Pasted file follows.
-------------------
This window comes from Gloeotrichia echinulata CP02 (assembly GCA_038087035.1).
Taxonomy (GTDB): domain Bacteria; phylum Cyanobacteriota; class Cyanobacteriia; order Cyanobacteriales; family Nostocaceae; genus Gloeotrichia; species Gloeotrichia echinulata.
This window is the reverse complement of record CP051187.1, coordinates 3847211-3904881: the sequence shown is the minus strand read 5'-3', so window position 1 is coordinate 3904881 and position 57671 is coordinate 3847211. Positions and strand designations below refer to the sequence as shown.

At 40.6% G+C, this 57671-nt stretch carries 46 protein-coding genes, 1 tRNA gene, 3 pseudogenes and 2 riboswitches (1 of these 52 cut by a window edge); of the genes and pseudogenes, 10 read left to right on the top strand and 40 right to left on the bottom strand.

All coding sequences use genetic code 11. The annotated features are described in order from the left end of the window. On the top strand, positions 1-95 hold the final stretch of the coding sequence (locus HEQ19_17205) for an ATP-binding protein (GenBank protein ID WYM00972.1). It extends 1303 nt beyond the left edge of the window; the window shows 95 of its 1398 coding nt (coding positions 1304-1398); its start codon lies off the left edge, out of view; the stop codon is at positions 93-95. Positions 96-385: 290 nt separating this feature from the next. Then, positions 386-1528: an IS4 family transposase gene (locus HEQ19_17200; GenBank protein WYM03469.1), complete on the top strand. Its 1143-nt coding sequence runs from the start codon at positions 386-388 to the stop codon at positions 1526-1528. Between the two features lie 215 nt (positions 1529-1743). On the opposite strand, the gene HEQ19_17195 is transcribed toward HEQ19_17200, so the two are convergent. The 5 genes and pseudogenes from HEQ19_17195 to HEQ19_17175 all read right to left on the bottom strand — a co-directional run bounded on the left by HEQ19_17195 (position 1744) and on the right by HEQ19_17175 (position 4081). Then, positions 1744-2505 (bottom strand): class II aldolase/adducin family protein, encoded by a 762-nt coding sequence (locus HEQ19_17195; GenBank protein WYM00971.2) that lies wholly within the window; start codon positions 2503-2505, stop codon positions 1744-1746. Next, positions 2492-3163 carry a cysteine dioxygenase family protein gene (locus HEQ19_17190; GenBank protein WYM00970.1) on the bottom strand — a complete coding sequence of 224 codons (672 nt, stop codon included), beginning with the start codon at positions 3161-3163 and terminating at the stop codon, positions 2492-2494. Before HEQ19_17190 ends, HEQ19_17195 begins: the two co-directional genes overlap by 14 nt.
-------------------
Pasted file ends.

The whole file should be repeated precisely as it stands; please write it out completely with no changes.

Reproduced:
This window comes from Gloeotrichia echinulata CP02 (assembly GCA_038087035.1).
Taxonomy (GTDB): domain Bacteria; phylum Cyanobacteriota; class Cyanobacteriia; order Cyanobacteriales; family Nostocaceae; genus Gloeotrichia; species Gloeotrichia echinulata.
This window is the reverse complement of record CP051187.1, coordinates 3847211-3904881: the sequence shown is the minus strand read 5'-3', so window position 1 is coordinate 3904881 and position 57671 is coordinate 3847211. Positions and strand designations below refer to the sequence as shown.

At 40.6% G+C, this 57671-nt stretch carries 46 protein-coding genes, 1 tRNA gene, 3 pseudogenes and 2 riboswitches (1 of these 52 cut by a window edge); of the genes and pseudogenes, 10 read left to right on the top strand and 40 right to left on the bottom strand.

All coding sequences use genetic code 11. The annotated features are described in order from the left end of the window. On the top strand, positions 1-95 hold the final stretch of the coding sequence (locus HEQ19_17205) for an ATP-binding protein (GenBank protein ID WYM00972.1). It extends 1303 nt beyond the left edge of the window; the window shows 95 of its 1398 coding nt (coding positions 1304-1398); its start codon lies off the left edge, out of view; the stop codon is at positions 93-95. Positions 96-385: 290 nt separating this feature from the next. Then, positions 386-1528: an IS4 family transposase gene (locus HEQ19_17200; GenBank protein WYM03469.1), complete on the top strand. Its 1143-nt coding sequence runs from the start codon at positions 386-388 to the stop codon at positions 1526-1528. Between the two features lie 215 nt (positions 1529-1743). On the opposite strand, the gene HEQ19_17195 is transcribed toward HEQ19_17200, so the two are convergent. The 5 genes and pseudogenes from HEQ19_17195 to HEQ19_17175 all read right to left on the bottom strand — a co-directional run bounded on the left by HEQ19_17195 (position 1744) and on the right by HEQ19_17175 (position 4081). Then, positions 1744-2505 (bottom strand): class II aldolase/adducin family protein, encoded by a 762-nt coding sequence (locus HEQ19_17195; GenBank protein WYM00971.2) that lies wholly within the window; start codon positions 2503-2505, stop codon positions 1744-1746. Next, positions 2492-3163 carry a cysteine dioxygenase family protein gene (locus HEQ19_17190; GenBank protein WYM00970.1) on the bottom strand — a complete coding sequence of 224 codons (672 nt, stop codon included), beginning with the start codon at positions 3161-3163 and terminating at the stop codon, positions 2492-2494. Before HEQ19_17190 ends, HEQ19_17195 begins: the two co-directional genes overlap by 14 nt.